Locally, the news of Shabazz’s murder was met with a mix of shock, sadness, and also anger.

“I feel angry, and that we let [Big] Malcolm down,” said Bro. Billion, who works with Blaction 365, which engages in various campaigns aimed towards Black unity and empowerment.  “I first met Lil Malcolm around 2010.  He was redeeming himself, and dealing with a lot from what he had gone through, and I think some of us could have, or should have played a role that could have prevented [his murder]; but exactly what, I don’t know.  It just doesn’t seem like he should be gone,” Bro. Billion said.

Afia Khalia, a local artist and activist, met Malcolm Shabazz in late 2011, when she performed a spoken word piece just prior to a talk he was giving in Leimert Park.  “I was surprised by how humble he was,” she said.  “When he smiled, I saw his grandfather in him – he has Malcolm’s smile.  It kinda just took me for a minute, like wow, seeing his grandfather’s face through his,” said Khalia. 

 Khalia expressed a sense of “disbelief, shock” at Shabazz’s passing, saying that she had received a series of text messages alerting her to the incident that happened in Mexico City, and that her first thoughts were to send a text to Shabazz.  “I “Facebooked” him too, hoping he would let me know that he was okay.  I never heard from him,” Khalia said.  “I’m saddened and hurt to know that he was in pain.”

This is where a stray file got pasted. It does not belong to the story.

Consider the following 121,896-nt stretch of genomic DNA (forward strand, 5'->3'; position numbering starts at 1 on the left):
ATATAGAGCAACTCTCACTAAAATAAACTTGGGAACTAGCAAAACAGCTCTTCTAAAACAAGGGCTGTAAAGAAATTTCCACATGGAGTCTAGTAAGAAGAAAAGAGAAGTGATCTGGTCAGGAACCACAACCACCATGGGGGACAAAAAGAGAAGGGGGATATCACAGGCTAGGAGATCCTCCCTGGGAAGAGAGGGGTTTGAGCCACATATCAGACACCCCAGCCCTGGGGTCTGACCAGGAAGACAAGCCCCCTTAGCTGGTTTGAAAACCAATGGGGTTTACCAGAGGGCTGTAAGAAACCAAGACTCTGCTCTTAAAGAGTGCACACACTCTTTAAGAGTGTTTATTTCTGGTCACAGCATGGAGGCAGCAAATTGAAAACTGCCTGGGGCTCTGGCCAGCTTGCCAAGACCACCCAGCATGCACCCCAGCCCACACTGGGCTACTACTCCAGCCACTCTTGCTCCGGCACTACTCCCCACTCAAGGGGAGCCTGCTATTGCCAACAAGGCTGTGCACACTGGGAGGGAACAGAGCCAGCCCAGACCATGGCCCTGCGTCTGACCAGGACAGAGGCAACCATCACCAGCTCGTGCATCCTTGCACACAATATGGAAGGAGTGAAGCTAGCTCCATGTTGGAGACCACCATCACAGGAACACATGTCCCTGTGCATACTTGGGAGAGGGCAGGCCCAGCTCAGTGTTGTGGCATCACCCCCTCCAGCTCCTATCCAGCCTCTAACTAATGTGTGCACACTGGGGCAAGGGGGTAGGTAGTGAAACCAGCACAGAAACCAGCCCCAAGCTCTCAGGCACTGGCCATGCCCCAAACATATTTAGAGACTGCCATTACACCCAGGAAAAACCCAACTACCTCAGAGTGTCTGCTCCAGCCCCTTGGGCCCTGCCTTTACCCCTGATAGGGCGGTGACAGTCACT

Prior to traveling to Mexico, Shabazz’s last trip to Los Angeles was in November where he spoke at Chuco’s Justice Center.  Located on the cusp of Inglewood and South L.A., the Center is the home of the Youth Justice Coalition which seeks to end the over-incarceration of Black and Brown youth in local, state and federal institutions, and the Free LA High School, which is an alternative school for youth who have been removed from traditional high schools in the Los Angeles Unified School District.  Gloria Gonzalez, a 17-year old enrolled at the school, was one of scores of students who turned out to hear Shabazz speak.

 “It was Malcolm X’s grandson and I was pretty positive that he was going to be pretty wise and have a lot of wisdom to share,” said Gonzalez. “I’m pretty amazed and blown away that he wasn’t brainwashed; he knew the government wasn’t fair, and that Obama is a puppet, and things like that.”

 Gonzalez says she felt Shabazz’s honesty and sincerity came through in his presentation and in his mingling with the students. “He wasn’t acting like, ‘I’m amazing I’m Malcolm’s grandson – he was a regular, average guy.  He wasn’t trying to be all uptight.”

Ana Exiga, a 21-year old who heard that Shabazz would be speaking at the center, attended because she “felt like it was an opportunity for me and other youth to get know what he has done, and for us to relate to some of the struggles he had gone through.” 

 Exiga says that Shabazz’s presentation inspired her to continue her activism. “I thought it was pretty powerful; at one point I felt like I didn’t want to organize anymore, but hearing him speak about prisons and incarceration, it made me feel like this is why I need to continue organizing. To give up, it would be kind of like selling out my community, in a way,” Exiga said.

 Emilio Lacques, one of the staff organizers with the Youth Justice Coalition, says that he was thankful and inspired by Shabazz’s talk.  “I think that he really humanized himself and his family, because we tend to see these leaders as more than human, as legends; but to see Malcolm’s grandson as just another guy who has experienced a lot of the struggles our youth of color have faced, that was really important to see that,” said Lacques.

 “It shows a lot about Lil Malcolm’s character that, despite all of his struggles in life, he dedicated himself to working to inspire youth.”

 

 

Category: International